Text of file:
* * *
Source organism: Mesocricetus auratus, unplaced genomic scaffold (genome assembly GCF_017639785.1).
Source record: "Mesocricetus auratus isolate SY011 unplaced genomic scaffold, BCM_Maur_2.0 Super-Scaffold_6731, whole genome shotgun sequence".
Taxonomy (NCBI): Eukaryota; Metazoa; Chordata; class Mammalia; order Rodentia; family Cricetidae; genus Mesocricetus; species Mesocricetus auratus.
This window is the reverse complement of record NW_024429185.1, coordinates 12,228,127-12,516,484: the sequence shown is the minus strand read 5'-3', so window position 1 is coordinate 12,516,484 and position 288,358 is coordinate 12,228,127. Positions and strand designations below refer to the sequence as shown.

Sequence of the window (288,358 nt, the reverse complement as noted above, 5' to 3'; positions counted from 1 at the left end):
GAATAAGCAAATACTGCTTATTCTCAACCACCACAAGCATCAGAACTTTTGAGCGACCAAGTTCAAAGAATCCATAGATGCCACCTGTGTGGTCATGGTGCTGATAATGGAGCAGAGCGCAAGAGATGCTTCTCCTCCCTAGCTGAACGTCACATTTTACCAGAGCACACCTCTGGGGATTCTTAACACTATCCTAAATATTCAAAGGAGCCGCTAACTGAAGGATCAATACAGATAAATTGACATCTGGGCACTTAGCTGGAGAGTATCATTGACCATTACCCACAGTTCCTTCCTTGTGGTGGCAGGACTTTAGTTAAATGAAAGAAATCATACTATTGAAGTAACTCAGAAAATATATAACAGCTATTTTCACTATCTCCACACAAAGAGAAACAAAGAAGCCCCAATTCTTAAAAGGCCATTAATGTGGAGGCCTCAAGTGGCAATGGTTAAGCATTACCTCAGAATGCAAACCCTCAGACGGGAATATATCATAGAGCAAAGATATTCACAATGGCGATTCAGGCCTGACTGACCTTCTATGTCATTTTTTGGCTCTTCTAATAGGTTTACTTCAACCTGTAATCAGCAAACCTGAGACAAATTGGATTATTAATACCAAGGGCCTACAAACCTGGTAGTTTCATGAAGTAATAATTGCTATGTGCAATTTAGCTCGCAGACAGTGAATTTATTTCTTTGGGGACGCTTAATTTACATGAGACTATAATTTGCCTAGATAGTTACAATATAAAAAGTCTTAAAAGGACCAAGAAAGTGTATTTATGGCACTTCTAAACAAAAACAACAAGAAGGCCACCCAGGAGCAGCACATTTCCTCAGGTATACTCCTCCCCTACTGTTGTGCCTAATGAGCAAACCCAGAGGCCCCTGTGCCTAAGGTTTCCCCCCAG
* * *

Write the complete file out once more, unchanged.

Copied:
Source organism: Mesocricetus auratus, unplaced genomic scaffold (genome assembly GCF_017639785.1).
Source record: "Mesocricetus auratus isolate SY011 unplaced genomic scaffold, BCM_Maur_2.0 Super-Scaffold_6731, whole genome shotgun sequence".
Taxonomy (NCBI): Eukaryota; Metazoa; Chordata; class Mammalia; order Rodentia; family Cricetidae; genus Mesocricetus; species Mesocricetus auratus.
This window is the reverse complement of record NW_024429185.1, coordinates 12,228,127-12,516,484: the sequence shown is the minus strand read 5'-3', so window position 1 is coordinate 12,516,484 and position 288,358 is coordinate 12,228,127. Positions and strand designations below refer to the sequence as shown.

Sequence of the window (288,358 nt, the reverse complement as noted above, 5' to 3'; positions counted from 1 at the left end):
GAATAAGCAAATACTGCTTATTCTCAACCACCACAAGCATCAGAACTTTTGAGCGACCAAGTTCAAAGAATCCATAGATGCCACCTGTGTGGTCATGGTGCTGATAATGGAGCAGAGCGCAAGAGATGCTTCTCCTCCCTAGCTGAACGTCACATTTTACCAGAGCACACCTCTGGGGATTCTTAACACTATCCTAAATATTCAAAGGAGCCGCTAACTGAAGGATCAATACAGATAAATTGACATCTGGGCACTTAGCTGGAGAGTATCATTGACCATTACCCACAGTTCCTTCCTTGTGGTGGCAGGACTTTAGTTAAATGAAAGAAATCATACTATTGAAGTAACTCAGAAAATATATAACAGCTATTTTCACTATCTCCACACAAAGAGAAACAAAGAAGCCCCAATTCTTAAAAGGCCATTAATGTGGAGGCCTCAAGTGGCAATGGTTAAGCATTACCTCAGAATGCAAACCCTCAGACGGGAATATATCATAGAGCAAAGATATTCACAATGGCGATTCAGGCCTGACTGACCTTCTATGTCATTTTTTGGCTCTTCTAATAGGTTTACTTCAACCTGTAATCAGCAAACCTGAGACAAATTGGATTATTAATACCAAGGGCCTACAAACCTGGTAGTTTCATGAAGTAATAATTGCTATGTGCAATTTAGCTCGCAGACAGTGAATTTATTTCTTTGGGGACGCTTAATTTACATGAGACTATAATTTGCCTAGATAGTTACAATATAAAAAGTCTTAAAAGGACCAAGAAAGTGTATTTATGGCACTTCTAAACAAAAACAACAAGAAGGCCACCCAGGAGCAGCACATTTCCTCAGGTATACTCCTCCCCTACTGTTGTGCCTAATGAGCAAACCCAGAGGCCCCTGTGCCTAAGGTTTCCCCCCAG